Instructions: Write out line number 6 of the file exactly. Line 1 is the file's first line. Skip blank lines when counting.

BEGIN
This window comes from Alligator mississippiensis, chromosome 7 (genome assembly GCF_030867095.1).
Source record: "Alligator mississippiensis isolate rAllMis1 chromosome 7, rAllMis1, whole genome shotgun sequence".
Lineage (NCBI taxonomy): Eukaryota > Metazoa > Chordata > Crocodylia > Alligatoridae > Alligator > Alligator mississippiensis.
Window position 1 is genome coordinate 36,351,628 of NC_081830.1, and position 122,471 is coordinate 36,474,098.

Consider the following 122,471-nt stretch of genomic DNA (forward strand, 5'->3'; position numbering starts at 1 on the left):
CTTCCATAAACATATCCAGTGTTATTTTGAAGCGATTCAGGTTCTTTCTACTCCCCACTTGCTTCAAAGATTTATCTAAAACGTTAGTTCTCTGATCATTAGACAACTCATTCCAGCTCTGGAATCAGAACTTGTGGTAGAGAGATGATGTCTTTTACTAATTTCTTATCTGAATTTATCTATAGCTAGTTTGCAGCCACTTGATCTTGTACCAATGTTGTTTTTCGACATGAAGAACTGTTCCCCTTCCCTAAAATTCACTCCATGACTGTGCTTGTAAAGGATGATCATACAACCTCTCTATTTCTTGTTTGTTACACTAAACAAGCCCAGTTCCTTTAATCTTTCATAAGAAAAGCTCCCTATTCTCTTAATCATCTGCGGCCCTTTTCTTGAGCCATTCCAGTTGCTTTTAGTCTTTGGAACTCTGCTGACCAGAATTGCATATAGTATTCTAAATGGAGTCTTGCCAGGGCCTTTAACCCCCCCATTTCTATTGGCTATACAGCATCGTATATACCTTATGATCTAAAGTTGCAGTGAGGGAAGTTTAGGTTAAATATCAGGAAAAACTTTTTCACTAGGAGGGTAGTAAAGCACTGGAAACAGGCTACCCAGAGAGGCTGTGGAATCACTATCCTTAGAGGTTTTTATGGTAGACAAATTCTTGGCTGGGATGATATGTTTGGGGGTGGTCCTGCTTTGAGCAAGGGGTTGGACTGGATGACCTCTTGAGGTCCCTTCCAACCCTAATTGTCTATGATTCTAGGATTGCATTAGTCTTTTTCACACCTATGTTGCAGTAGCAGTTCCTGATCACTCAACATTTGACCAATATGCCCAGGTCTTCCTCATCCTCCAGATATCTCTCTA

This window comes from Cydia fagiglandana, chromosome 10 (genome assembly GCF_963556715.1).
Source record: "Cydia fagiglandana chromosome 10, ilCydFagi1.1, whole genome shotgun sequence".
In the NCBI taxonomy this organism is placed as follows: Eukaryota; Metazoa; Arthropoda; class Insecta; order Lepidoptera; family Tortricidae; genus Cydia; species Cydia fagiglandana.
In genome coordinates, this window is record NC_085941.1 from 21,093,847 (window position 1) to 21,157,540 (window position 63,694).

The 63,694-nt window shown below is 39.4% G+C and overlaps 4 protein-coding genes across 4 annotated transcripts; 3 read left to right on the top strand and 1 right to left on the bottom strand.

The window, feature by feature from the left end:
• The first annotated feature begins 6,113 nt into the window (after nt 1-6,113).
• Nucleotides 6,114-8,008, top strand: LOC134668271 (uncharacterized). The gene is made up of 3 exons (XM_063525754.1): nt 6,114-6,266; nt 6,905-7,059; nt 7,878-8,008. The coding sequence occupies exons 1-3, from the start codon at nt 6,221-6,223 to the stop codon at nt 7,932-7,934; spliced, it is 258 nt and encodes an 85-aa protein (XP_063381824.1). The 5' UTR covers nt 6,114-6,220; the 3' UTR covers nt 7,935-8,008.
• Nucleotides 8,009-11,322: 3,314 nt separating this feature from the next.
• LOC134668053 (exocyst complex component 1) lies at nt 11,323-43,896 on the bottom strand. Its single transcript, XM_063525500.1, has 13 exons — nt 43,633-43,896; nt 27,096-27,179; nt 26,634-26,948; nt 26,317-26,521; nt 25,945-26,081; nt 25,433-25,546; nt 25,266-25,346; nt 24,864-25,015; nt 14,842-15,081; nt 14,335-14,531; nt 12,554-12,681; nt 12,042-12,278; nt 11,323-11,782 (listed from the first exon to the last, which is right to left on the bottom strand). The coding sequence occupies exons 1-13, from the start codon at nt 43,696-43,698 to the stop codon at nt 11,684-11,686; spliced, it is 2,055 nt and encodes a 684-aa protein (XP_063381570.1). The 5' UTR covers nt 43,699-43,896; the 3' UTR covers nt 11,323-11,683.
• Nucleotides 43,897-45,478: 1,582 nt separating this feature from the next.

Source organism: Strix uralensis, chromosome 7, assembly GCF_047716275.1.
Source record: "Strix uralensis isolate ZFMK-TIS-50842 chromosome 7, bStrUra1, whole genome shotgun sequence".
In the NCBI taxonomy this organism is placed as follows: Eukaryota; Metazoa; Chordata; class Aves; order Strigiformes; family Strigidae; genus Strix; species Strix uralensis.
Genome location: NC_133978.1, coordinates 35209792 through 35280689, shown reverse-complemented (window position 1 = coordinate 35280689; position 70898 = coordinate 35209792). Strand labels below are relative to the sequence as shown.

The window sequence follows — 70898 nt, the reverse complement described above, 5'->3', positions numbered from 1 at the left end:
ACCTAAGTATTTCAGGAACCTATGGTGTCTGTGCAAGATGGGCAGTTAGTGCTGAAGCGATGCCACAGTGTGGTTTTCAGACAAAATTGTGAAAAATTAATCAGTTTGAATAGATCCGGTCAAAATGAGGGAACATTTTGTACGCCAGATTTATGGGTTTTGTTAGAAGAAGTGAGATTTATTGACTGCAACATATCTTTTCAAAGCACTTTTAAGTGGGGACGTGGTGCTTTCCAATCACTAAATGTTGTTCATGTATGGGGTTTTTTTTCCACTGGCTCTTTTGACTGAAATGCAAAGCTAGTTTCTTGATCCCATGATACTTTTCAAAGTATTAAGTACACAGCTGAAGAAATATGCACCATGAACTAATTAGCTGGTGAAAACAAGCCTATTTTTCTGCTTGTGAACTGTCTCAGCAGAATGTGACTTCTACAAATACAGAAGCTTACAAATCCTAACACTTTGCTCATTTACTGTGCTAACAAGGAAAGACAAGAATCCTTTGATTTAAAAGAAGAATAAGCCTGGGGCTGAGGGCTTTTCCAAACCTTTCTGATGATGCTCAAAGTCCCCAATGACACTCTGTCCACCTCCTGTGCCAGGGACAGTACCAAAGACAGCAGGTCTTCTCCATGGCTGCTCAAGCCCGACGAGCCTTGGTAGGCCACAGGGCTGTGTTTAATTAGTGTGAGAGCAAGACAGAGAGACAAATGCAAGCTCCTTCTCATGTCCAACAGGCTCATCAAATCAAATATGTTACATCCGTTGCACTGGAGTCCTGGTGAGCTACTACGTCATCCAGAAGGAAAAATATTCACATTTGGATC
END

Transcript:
CTTCCATAAACATATCCAGTGTTATTTTGAAGCGATTCAGGTTCTTTCTACTCCCCACTTGCTTCAAAGATTTATCTAAAACGTTAGTTCTCTGATCATTAGACAACTCATTCCAGCTCTGGAATCAGAACTTGTGGTAGAGAGATGATGTCTTTTACTAATTTCTTATCTGAATTTATCTATAGCTAGTTTGCAGCCACTTGATCTTGTACCAATGTTGTTTTTCGACATGAAGAACTGTTCCCCTTCCCTAAAATTCACTCCATGACTGTGCTTGTAAAGGATGATCATACAACCTCTCTATTTCTTGTTTGTTACACTAAACAAGCCCAGTTCCTTTAATCTTTCATAAGAAAAGCTCCCTATTCTCTTAATCATCTGCGGCCCTTTTCTTGAGCCATTCCAGTTGCTTTTAGTCTTTGGAACTCTGCTGACCAGAATTGCATATAGTATTCTAAATGGAGTCTTGCCAGGGCCTTTAACCCCCCCATTTCTATTGGCTATACAGCATCGTATATACCTTATGATCTAAAGTTGCAGTGAGGGAAGTTTAGGTTAAATATCAGGAAAAACTTTTTCACTAGGAGGGTAGTAAAGCACTGGAAACAGGCTACCCAGAGAGGCTGTGGAATCACTATCCTTAGAGGTTTTTATGGTAGACAAATTCTTGGCTGGGATGATATGTTTGGGGGTGGTCCTGCTTTGAGCAAGGGGTTGGACTGGATGACCTCTTGAGGTCCCTTCCAACCCTAATTGTCTATGATTCTAGGATTGCATTAGTCTTTTTCACACCTATGTTGCAGTAGCAGTTCCTGATCACTCAACATTTGACCAATATGCCCAGGTCTTCCTCATCCTCCAGATATCTCTCTA